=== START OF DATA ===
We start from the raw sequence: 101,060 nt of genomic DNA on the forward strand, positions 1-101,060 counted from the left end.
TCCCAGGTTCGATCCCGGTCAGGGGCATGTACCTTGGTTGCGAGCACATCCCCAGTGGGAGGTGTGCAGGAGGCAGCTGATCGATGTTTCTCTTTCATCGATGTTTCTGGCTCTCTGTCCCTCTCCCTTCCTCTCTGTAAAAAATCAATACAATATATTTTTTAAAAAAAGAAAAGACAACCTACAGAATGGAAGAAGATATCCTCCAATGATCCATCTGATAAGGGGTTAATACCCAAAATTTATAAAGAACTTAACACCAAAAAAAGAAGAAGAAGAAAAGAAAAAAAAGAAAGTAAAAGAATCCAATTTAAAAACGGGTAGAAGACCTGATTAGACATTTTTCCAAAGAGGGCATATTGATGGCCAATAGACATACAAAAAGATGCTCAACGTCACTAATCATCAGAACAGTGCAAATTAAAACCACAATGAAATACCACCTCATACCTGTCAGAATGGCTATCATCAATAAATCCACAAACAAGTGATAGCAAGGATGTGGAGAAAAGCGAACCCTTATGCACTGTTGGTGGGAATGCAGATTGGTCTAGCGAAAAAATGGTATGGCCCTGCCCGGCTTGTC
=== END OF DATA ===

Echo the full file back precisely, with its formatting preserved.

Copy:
We start from the raw sequence: 101,060 nt of genomic DNA on the forward strand, positions 1-101,060 counted from the left end.
TCCCAGGTTCGATCCCGGTCAGGGGCATGTACCTTGGTTGCGAGCACATCCCCAGTGGGAGGTGTGCAGGAGGCAGCTGATCGATGTTTCTCTTTCATCGATGTTTCTGGCTCTCTGTCCCTCTCCCTTCCTCTCTGTAAAAAATCAATACAATATATTTTTTAAAAAAAGAAAAGACAACCTACAGAATGGAAGAAGATATCCTCCAATGATCCATCTGATAAGGGGTTAATACCCAAAATTTATAAAGAACTTAACACCAAAAAAAGAAGAAGAAGAAAAGAAAAAAAAGAAAGTAAAAGAATCCAATTTAAAAACGGGTAGAAGACCTGATTAGACATTTTTCCAAAGAGGGCATATTGATGGCCAATAGACATACAAAAAGATGCTCAACGTCACTAATCATCAGAACAGTGCAAATTAAAACCACAATGAAATACCACCTCATACCTGTCAGAATGGCTATCATCAATAAATCCACAAACAAGTGATAGCAAGGATGTGGAGAAAAGCGAACCCTTATGCACTGTTGGTGGGAATGCAGATTGGTCTAGCGAAAAAATGGTATGGCCCTGCCCGGCTTGTC